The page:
The BSA National Conference in Manchester is coming up fast and with that workshop organisers like us are making our presentations and talks to (hopefully) entertain, intrigue and inspire attendees. Our first “Why Sssooo Ssserious” workshop at the London Open Day was initially met with a few odd looks and comments, so we thought it would be good to explain the thoughts behind it for its upcoming sequel in Manchester.
Laughter is powerful. Jokes in society about stammering that peddle prejudiced, negative views are all too common. These jokes undoubtedly play a significant role in creating and maintaining the large amount of public stigma surrounding stammering as well as assisting the development of internalised stigma. Fortunately, this common experience has united the stammering community to crusade against laughing at stammering, from the playground to the television.
The chosen tag-line at the time though “stammering is no joke” seems to too black and white.
People who stammers’ often almost uniformly negative experience of jokes about stammering can cloud their vision to this potential of positive jokes about stammering that can break rather than make stammering stereotypes.
In our experience, the laughs come easy and acceptance follows when you mention stammering in a humorous light
- Ian, for instance, often opens his presentations with “I have a stammer and will probably have some long blocks. If you just bear with me, I’ll try and have you out by Christmas”. It immediately puts both himself and the audience at ease. The elephant in the room is outed straight away and they know it’s something that can be acknowledged… even joked about.
- Nisar has found that using humour allows him to set the tone for how we are received rather than allowing the tone to be dictated by a third-party at the expense of our predicament. He has been inspired by Katherine Preston with her positive and occasionally humorous approach to stammering. Nisar finds himself quipping and playing with his stammer during prolongations as an antidote to constantly bogging himself down under the self-inflicted pressure of his negative thoughts and ideas about stammering.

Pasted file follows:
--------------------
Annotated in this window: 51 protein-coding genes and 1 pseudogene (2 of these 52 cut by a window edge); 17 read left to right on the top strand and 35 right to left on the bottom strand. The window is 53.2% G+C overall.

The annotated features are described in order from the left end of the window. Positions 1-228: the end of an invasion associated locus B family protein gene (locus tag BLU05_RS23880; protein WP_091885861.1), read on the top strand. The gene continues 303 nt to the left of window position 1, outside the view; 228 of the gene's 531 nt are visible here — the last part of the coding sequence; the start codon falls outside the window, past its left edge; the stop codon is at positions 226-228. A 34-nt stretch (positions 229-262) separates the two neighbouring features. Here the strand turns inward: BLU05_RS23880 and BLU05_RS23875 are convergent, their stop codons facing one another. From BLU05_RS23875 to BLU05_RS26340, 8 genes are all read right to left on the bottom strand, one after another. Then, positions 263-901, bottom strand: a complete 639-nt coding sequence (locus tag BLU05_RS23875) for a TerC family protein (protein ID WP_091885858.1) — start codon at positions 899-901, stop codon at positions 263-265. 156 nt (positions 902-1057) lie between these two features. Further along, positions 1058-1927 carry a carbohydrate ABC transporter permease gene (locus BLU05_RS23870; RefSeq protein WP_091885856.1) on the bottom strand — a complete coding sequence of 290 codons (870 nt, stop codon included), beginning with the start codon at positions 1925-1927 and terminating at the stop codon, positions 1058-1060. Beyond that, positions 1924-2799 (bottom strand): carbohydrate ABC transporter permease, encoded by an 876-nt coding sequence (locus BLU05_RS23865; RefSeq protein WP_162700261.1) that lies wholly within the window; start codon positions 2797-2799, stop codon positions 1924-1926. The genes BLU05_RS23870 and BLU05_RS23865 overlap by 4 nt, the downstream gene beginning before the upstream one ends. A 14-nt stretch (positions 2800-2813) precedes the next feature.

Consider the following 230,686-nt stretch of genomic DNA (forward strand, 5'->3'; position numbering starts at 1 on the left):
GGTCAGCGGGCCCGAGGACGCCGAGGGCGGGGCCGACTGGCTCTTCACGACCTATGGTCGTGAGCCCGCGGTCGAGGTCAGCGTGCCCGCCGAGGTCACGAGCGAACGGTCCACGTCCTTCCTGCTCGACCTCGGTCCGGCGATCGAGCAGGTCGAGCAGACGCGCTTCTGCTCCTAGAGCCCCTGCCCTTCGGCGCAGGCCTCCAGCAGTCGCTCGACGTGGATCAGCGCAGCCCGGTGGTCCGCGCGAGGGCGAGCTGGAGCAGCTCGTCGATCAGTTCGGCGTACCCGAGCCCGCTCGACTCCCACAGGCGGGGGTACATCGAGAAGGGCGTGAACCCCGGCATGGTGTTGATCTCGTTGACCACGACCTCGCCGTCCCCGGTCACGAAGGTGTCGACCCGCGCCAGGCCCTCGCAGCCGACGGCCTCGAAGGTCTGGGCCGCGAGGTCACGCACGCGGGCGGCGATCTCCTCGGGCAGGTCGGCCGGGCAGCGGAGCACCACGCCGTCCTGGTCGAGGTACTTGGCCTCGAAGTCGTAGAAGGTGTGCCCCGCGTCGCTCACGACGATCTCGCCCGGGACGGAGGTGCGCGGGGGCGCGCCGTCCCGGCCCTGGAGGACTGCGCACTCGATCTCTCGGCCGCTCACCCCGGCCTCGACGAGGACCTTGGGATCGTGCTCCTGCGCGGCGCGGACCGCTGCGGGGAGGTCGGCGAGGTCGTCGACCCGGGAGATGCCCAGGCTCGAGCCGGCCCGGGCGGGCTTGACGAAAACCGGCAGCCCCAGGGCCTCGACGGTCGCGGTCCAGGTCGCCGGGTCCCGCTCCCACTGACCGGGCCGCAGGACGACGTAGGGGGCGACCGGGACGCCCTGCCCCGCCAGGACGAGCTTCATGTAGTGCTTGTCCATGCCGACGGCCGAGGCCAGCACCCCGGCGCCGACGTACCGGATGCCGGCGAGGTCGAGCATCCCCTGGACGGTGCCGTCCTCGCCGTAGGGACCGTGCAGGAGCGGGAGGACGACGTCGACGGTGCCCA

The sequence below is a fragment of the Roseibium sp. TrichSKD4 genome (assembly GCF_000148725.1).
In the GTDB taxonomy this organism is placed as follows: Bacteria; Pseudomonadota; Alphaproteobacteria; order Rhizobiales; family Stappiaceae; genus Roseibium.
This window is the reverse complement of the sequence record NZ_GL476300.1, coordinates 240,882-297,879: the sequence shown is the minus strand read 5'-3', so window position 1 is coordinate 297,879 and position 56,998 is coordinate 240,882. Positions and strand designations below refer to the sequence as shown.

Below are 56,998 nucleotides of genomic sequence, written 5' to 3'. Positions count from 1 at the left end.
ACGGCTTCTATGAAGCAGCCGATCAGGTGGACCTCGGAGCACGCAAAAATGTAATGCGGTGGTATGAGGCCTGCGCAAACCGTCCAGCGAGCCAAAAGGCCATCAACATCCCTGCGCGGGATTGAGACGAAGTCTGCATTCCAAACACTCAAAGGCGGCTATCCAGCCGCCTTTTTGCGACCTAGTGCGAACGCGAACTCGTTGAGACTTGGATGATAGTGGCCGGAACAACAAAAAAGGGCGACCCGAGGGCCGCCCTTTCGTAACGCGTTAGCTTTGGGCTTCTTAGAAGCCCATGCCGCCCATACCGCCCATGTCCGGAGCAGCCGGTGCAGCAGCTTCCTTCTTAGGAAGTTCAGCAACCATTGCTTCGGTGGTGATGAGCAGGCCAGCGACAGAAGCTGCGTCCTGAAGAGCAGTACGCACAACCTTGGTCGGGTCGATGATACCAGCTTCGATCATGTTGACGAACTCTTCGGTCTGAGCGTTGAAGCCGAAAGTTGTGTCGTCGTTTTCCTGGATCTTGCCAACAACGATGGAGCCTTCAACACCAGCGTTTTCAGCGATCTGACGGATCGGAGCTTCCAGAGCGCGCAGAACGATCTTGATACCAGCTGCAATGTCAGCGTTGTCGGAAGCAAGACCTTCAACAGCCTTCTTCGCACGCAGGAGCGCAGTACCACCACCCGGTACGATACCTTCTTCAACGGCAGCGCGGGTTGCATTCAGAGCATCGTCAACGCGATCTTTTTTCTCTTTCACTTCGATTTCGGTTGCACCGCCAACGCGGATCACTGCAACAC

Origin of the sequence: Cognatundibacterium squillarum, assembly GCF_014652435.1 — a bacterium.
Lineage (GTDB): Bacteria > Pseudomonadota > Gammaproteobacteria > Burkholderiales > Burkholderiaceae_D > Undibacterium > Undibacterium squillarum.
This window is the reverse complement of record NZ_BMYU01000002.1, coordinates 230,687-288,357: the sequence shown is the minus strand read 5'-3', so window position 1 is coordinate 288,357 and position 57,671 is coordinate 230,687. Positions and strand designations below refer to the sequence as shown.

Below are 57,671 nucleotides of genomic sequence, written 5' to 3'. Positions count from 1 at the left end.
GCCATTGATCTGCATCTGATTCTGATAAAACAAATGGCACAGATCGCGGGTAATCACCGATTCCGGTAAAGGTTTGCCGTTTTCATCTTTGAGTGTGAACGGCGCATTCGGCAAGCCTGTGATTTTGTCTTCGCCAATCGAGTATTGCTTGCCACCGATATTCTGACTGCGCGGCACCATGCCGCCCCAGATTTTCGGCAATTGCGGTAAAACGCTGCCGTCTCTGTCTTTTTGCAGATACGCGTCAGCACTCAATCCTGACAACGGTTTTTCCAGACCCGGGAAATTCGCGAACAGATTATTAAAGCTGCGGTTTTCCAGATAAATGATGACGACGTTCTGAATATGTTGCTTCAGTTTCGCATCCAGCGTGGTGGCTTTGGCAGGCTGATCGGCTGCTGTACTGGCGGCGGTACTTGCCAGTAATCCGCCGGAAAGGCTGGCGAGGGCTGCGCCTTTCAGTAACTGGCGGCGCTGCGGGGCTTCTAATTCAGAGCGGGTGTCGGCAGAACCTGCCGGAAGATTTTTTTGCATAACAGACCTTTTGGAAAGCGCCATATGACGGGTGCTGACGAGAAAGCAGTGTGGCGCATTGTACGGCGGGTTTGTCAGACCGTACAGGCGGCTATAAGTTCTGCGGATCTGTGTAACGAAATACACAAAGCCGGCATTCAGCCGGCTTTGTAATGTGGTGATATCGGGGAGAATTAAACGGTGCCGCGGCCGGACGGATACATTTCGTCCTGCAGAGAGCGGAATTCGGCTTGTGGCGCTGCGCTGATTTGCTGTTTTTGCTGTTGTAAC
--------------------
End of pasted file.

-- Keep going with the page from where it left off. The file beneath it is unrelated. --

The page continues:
- Lesley has found, like Ian, using humour when talking about her stammering experiences makes advertising easier as it not only puts her at ease but the listener too. It gives the listener the opportunity to engage in a positive conversation about stammering.
- And, Patrick once managed to win a local round of the Toastmasters Humorous Speech Contest with a speech entitled “H-H-Hilarious”.
More widely, the power of laughter has been noticed in other stigmatised disabilities as well. Indeed, a positive disability comedy movement has blossomed over the past 10 years.
One great example is Jess Thom, an activist using humour in Tourette’s. She founded the site TouretteHero, which celebrates the humour and creativity of Tourette’s. She says:
“[We use humour about Tourette’s] to challenge the assumptions about the condition and about disability more generally. To reduce fear of difference, biscuit, and help everyone feel more comfortable talking about it, Biscuit, because it is crucial the voices of disabled people are heard to counteract the rhetoric that is often used about disability. In my experience, humour plays an important role in cutting through fear and helping people feel at ease with difference. Laughing matters”
There are already several stand-up comedians who stammer: Jaik Campbell, Nina G, Chris Douce, or Drew Lynch to name but a few. We even made a show reel of them to show at the workshop – until the Wi-Fi failed. They are all great to watch on YouTube.
The massive potential of positive jokes about stammering and disability is only beginning to be realised. We hope our workshops can encourage this trend to continue.